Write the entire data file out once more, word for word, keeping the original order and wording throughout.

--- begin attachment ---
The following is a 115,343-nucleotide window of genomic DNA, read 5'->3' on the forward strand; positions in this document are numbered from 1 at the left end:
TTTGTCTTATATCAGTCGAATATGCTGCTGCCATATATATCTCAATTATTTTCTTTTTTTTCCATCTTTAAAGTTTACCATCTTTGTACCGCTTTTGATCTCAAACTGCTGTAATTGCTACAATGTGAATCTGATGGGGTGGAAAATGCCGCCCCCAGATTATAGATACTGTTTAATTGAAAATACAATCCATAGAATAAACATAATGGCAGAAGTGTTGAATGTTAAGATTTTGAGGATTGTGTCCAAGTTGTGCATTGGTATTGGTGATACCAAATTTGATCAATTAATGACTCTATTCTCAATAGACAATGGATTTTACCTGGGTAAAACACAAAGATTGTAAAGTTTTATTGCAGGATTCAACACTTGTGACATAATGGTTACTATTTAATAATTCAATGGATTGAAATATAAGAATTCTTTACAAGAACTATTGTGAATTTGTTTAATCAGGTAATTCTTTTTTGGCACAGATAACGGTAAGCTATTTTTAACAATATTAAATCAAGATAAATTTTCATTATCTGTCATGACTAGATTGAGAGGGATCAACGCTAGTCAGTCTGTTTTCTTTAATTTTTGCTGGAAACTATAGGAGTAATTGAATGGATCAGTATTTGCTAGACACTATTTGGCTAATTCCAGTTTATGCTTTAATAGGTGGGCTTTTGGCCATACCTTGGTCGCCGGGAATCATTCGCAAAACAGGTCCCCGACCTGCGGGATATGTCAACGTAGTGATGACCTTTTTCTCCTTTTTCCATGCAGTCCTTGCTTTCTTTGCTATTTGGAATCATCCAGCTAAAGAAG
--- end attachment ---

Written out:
The following is a 115,343-nucleotide window of genomic DNA, read 5'->3' on the forward strand; positions in this document are numbered from 1 at the left end:
TTTGTCTTATATCAGTCGAATATGCTGCTGCCATATATATCTCAATTATTTTCTTTTTTTTCCATCTTTAAAGTTTACCATCTTTGTACCGCTTTTGATCTCAAACTGCTGTAATTGCTACAATGTGAATCTGATGGGGTGGAAAATGCCGCCCCCAGATTATAGATACTGTTTAATTGAAAATACAATCCATAGAATAAACATAATGGCAGAAGTGTTGAATGTTAAGATTTTGAGGATTGTGTCCAAGTTGTGCATTGGTATTGGTGATACCAAATTTGATCAATTAATGACTCTATTCTCAATAGACAATGGATTTTACCTGGGTAAAACACAAAGATTGTAAAGTTTTATTGCAGGATTCAACACTTGTGACATAATGGTTACTATTTAATAATTCAATGGATTGAAATATAAGAATTCTTTACAAGAACTATTGTGAATTTGTTTAATCAGGTAATTCTTTTTTGGCACAGATAACGGTAAGCTATTTTTAACAATATTAAATCAAGATAAATTTTCATTATCTGTCATGACTAGATTGAGAGGGATCAACGCTAGTCAGTCTGTTTTCTTTAATTTTTGCTGGAAACTATAGGAGTAATTGAATGGATCAGTATTTGCTAGACACTATTTGGCTAATTCCAGTTTATGCTTTAATAGGTGGGCTTTTGGCCATACCTTGGTCGCCGGGAATCATTCGCAAAACAGGTCCCCGACCTGCGGGATATGTCAACGTAGTGATGACCTTTTTCTCCTTTTTCCATGCAGTCCTTGCTTTCTTTGCTATTTGGAATCATCCAGCTAAAGAAG